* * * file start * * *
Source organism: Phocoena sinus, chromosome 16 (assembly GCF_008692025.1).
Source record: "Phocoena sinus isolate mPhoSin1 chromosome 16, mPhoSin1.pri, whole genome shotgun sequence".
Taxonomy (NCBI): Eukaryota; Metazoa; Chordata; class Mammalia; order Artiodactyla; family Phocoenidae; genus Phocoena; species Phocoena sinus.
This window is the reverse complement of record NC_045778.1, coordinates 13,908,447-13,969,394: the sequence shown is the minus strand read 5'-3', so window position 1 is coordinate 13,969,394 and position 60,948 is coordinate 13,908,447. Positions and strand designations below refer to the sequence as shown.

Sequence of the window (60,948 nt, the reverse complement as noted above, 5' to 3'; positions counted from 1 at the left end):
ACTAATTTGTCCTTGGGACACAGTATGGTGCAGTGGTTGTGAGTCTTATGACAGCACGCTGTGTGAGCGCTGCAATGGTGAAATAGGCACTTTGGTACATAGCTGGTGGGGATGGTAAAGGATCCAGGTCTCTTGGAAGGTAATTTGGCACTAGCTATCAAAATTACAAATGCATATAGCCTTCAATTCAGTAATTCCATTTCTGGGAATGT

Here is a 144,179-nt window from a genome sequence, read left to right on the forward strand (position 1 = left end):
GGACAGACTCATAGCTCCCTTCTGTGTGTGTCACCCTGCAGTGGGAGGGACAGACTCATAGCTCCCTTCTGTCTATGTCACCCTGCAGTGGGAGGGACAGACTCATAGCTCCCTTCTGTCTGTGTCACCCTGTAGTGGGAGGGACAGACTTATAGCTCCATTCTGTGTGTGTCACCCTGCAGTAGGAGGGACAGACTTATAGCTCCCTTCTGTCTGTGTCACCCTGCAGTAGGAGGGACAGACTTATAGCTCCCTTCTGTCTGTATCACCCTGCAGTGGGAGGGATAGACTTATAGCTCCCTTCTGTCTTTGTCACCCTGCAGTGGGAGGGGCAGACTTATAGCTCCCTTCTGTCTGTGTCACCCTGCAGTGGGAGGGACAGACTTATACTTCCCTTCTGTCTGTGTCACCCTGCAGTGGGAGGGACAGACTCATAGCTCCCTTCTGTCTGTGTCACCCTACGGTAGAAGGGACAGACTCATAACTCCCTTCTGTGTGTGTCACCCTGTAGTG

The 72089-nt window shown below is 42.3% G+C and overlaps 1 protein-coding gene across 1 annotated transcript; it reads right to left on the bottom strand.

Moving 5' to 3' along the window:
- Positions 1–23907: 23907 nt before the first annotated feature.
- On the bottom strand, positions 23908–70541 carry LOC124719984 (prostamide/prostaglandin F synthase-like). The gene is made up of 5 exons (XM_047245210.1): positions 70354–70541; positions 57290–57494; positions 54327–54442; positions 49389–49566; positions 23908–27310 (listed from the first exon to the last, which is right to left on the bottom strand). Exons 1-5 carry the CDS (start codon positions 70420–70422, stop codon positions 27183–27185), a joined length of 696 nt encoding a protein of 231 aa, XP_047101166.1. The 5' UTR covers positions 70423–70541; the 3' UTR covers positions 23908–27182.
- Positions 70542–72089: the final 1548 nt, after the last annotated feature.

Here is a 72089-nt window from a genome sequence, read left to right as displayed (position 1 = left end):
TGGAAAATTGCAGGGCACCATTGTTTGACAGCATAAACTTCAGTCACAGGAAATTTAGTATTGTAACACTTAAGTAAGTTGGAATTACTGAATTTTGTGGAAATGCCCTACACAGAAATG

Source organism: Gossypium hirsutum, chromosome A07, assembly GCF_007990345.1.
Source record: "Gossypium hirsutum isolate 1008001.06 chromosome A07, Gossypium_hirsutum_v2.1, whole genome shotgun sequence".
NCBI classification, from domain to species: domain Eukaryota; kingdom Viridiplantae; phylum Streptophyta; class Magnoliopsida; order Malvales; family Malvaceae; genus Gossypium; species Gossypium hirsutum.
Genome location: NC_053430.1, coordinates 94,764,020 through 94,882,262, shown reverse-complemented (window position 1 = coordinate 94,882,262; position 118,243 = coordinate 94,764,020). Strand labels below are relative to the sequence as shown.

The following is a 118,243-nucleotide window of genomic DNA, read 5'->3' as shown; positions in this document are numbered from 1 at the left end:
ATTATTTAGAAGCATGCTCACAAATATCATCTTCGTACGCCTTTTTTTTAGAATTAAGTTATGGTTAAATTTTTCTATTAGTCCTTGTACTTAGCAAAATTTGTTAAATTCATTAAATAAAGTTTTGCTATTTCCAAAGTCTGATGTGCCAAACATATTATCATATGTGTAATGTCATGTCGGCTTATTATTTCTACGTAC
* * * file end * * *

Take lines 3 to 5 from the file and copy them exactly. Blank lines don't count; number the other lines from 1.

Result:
Taxonomy (NCBI): Eukaryota; Metazoa; Chordata; class Mammalia; order Artiodactyla; family Phocoenidae; genus Phocoena; species Phocoena sinus.
This window is the reverse complement of record NC_045778.1, coordinates 13,908,447-13,969,394: the sequence shown is the minus strand read 5'-3', so window position 1 is coordinate 13,969,394 and position 60,948 is coordinate 13,908,447. Positions and strand designations below refer to the sequence as shown.

Sequence of the window (60,948 nt, the reverse complement as noted above, 5' to 3'; positions counted from 1 at the left end):